Pacific futures: James Kember reports on the NZIIA's recent conference in Auckland.

Author:Kember, James

In partnership with the Ministry of Defence, the Ministry of Foreign Affairs and Trade and the Pacific Cooperation Foundation and with support from the University of Otago, the NZIIA organised a one-day conference in October 2019 focusing on the influences and the challenges facing the Pacific region. While the institute's national conferences tend to be held in Wellington, the decision to hold this conference in Auckland allowed for a strong presence from a number of locally-based Pasifika representatives, as well as underscoring the NZIIA's role as a national institution.

By the various yardsticks of over-subscription, trending on social media, the involvement of and focus on youth and the buzz of discussion amongst delegates--government, non-government, community and business--this conference was arguably a success. Four-fifths of the speakers were from the Pacific, as were half the participants. It was also timely: as Deputy Prime Minister Winston Peters said in his keynote address, the challenges facing the region are the greatest in 70 years; and it was important to know who was on board to address these. Having announced back in March 2018 a 'Pacific reset', and warning that New Zealand should not be taking its relationship with the region for granted as more countries competed for influence, Peters outlined some of the changes made in the intervening months, including some recalibration of initiatives, additional, well-targeted, funding and a focus on partner-based solutions. One example was the growth in the numbers able to participate in the regional seasonal workers' scheme to around 350, which translated into $40 million of remittances to home countries in the Pacific. New Zealand, he said, had to have its eyes wide open as new security challenges and climate change had implications for the well-being of the islands states, as well as for New Zealand itself. A new generation of Pacific leaders were appearing; and they deserved the fullest encouragement.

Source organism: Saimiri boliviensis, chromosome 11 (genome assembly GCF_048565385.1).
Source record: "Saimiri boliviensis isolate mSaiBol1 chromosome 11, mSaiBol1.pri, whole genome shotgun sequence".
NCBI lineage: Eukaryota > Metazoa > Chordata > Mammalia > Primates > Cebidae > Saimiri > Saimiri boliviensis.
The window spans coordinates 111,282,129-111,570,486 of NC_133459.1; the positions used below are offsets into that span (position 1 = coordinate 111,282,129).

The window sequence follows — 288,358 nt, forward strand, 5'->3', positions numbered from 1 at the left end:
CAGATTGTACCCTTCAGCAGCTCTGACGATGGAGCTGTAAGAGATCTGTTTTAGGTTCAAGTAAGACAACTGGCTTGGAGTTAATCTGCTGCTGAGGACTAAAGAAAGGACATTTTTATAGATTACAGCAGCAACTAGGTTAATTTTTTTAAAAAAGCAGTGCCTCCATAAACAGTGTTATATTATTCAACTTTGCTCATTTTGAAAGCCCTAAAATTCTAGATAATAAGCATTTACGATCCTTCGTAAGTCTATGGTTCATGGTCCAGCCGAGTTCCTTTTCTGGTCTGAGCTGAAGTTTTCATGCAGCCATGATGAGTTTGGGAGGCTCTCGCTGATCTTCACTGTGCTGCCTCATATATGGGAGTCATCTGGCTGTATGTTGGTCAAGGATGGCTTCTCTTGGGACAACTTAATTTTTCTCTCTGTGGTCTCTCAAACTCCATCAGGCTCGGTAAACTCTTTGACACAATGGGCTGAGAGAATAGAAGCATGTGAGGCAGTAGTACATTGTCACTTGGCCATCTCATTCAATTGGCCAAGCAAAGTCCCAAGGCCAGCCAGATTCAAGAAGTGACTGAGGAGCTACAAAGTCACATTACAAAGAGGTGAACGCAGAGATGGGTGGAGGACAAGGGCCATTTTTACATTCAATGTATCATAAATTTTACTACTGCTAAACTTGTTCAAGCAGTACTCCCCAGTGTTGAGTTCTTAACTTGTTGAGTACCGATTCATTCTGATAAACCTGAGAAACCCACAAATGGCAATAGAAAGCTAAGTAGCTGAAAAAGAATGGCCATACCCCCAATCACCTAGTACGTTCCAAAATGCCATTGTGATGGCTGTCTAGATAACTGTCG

New Zealand support, the minister commented, had not only to increase in dollar terms but also to be of a sustainable nature. Growing the New Zealand footprint in the region was part of the shift in engagement. He credited the United Kingdom with similar efforts and noted the role of Australia as a 'critical partner'. The EU and Nordic countries were also being encouraged to do more. In lifting engagement, it was necessary to bring greater understanding by the New Zealand media that far from being a 'do good' or feel good, this engagement had a far-reaching impact, including on New Zealand itself. A number of later speakers spoke in similar vein, the role of media being identified as one of the more pressing issues for change.

Reset panel

In the first panel session, on the Pacific reset and the role of partner countries, Vanuatu's Foreign Minister Ralph Regenvanu suggested that New Zealanders were inclined to think of the Pacific in terms of Polynesia, and to overlook Melanesia. As Vanuatu would graduate from least developed country status next year, it was important for partner engagement to focus on capacity development given that some sources of funding would stop at the point of graduation. This point was echoed later by the Cook Islands high commissioner, Elizabeth Wright-Koteka, her country similarly being poised to lose its LDC status (and access to some funding sources). The high commissioner spoke of 'swimming in a sea of initiatives' and of her country more than ever needing greater control for itself over the aid...

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